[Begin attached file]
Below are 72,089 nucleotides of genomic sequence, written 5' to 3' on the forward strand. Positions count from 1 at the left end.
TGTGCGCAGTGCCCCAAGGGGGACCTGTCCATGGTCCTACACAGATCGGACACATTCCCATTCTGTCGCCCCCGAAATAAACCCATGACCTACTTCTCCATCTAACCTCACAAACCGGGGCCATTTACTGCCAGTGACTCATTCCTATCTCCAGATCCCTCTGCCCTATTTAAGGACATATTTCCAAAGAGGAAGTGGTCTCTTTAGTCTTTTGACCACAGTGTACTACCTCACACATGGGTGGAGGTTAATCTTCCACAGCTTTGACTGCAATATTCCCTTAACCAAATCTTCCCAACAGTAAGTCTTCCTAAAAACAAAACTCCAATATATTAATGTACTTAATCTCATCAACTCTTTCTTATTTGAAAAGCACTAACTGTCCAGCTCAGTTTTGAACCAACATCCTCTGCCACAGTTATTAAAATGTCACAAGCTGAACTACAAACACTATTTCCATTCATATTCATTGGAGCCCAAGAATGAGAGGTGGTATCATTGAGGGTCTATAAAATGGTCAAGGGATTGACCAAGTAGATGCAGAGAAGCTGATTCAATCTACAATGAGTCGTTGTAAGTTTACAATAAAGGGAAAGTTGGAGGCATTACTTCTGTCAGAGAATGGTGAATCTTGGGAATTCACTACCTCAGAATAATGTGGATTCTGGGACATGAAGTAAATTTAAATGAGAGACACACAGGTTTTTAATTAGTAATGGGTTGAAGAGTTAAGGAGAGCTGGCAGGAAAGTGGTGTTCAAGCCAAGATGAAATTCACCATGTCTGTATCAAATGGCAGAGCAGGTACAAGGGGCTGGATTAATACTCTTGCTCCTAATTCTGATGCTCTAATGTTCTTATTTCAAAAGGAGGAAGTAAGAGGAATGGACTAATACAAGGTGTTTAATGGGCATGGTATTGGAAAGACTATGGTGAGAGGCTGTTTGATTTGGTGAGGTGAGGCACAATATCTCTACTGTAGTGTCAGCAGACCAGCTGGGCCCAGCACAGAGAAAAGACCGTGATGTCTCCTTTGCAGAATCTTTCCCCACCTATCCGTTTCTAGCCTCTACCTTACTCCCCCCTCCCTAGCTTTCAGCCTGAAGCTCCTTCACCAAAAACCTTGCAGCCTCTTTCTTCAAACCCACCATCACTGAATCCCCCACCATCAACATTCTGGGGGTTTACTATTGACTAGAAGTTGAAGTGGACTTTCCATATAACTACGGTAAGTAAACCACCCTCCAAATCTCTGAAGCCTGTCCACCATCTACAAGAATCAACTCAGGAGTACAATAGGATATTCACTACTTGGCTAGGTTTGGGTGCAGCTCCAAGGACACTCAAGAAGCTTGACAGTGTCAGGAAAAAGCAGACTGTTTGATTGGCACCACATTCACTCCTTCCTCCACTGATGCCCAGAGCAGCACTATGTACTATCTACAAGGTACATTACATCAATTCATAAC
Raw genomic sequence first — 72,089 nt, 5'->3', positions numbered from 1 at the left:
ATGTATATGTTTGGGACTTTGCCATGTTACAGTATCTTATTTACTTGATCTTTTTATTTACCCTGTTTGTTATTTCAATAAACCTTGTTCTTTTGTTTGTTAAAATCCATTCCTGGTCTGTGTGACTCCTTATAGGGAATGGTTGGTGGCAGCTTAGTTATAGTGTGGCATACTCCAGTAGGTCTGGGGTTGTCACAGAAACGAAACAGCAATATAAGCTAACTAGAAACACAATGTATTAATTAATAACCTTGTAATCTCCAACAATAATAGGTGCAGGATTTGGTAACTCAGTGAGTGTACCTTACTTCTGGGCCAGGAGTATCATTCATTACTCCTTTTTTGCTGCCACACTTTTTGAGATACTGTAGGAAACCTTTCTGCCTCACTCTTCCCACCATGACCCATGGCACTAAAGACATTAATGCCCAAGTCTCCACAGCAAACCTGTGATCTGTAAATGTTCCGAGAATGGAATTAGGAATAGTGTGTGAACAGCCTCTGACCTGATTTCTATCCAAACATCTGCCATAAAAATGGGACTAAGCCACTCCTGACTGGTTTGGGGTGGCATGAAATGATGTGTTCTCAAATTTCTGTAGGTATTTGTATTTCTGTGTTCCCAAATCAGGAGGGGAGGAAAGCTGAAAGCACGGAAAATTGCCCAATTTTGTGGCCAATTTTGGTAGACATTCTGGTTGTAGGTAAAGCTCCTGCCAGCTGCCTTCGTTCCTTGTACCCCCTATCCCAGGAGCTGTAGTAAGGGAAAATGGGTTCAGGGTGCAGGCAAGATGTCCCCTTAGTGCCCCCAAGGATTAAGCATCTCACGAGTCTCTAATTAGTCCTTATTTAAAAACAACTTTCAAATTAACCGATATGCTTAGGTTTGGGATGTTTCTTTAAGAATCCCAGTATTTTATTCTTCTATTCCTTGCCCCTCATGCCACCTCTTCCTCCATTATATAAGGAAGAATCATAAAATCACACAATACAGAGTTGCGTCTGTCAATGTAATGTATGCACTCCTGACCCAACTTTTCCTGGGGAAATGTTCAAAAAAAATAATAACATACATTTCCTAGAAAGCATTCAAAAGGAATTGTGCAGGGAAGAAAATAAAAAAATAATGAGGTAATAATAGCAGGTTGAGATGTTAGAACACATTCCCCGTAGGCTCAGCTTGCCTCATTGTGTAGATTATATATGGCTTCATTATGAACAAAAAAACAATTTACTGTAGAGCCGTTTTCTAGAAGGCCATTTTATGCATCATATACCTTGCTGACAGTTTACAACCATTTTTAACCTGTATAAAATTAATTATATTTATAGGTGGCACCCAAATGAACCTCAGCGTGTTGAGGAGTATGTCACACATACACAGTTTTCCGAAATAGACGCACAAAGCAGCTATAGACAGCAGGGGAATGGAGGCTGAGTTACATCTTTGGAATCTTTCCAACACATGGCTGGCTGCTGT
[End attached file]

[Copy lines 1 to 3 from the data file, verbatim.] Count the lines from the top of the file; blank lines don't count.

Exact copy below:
Below are 72,089 nucleotides of genomic sequence, written 5' to 3' on the forward strand. Positions count from 1 at the left end.
TGTGCGCAGTGCCCCAAGGGGGACCTGTCCATGGTCCTACACAGATCGGACACATTCCCATTCTGTCGCCCCCGAAATAAACCCATGACCTACTTCTCCATCTAACCTCACAAACCGGGGCCATTTACTGCCAGTGACTCATTCCTATCTCCAGATCCCTCTGCCCTATTTAAGGACATATTTCCAAAGAGGAAGTGGTCTCTTTAGTCTTTTGACCACAGTGTACTACCTCACACATGGGTGGAGGTTAATCTTCCACAGCTTTGACTGCAATATTCCCTTAACCAAATCTTCCCAACAGTAAGTCTTCCTAAAAACAAAACTCCAATATATTAATGTACTTAATCTCATCAACTCTTTCTTATTTGAAAAGCACTAACTGTCCAGCTCAGTTTTGAACCAACATCCTCTGCCACAGTTATTAAAATGTCACAAGCTGAACTACAAACACTATTTCCATTCATATTCATTGGAGCCCAAGAATGAGAGGTGGTATCATTGAGGGTCTATAAAATGGTCAAGGGATTGACCAAGTAGATGCAGAGAAGCTGATTCAATCTACAATGAGTCGTTGTAAGTTTACAATAAAGGGAAAGTTGGAGGCATTACTTCTGTCAGAGAATGGTGAATCTTGGGAATTCACTACCTCAGAATAATGTGGATTCTGGGACATGAAGTAAATTTAAATGAGAGACACACAGGTTTTTAATTAGTAATGGGTTGAAGAGTTAAGGAGAGCTGGCAGGAAAGTGGTGTTCAAGCCAAGATGAAATTCACCATGTCTGTATCAAATGGCAGAGCAGGTACAAGGGGCTGGATTAATACTCTTGCTCCTAATTCTGATGCTCTAATGTTCTTATTTCAAAAGGAGGAAGTAAGAGGAATGGACTAATACAAGGTGTTTAATGGGCATGGTATTGGAAAGACTATGGTGAGAGGCTGTTTGATTTGGTGAGGTGAGGCACAATATCTCTACTGTAGTGTCAGCAGACCAGCTGGGCCCAGCACAGAGAAAAGACCGTGATGTCTCCTTTGCAGAATCTTTCCCCACCTATCCGTTTCTAGCCTCTACCTTACTCCCCCCTCCCTAGCTTTCAGCCTGAAGCTCCTTCACCAAAAACCTTGCAGCCTCTTTCTTCAAACCCACCATCACTGAATCCCCCACCATCAACATTCTGGGGGTTTACTATTGACTAGAAGTTGAAGTGGACTTTCCATATAACTACGGTAAGTAAACCACCCTCCAAATCTCTGAAGCCTGTCCACCATCTACAAGAATCAACTCAGGAGTACAATAGGATATTCACTACTTGGCTAGGTTTGGGTGCAGCTCCAAGGACACTCAAGAAGCTTGACAGTGTCAGGAAAAAGCAGACTGTTTGATTGGCACCACATTCACTCCTTCCTCCACTGATGCCCAGAGCAGCACTATGTACTATCTACAAGGTACATTACATCAATTCATAAC
Raw genomic sequence first — 72,089 nt, 5'->3', positions numbered from 1 at the left: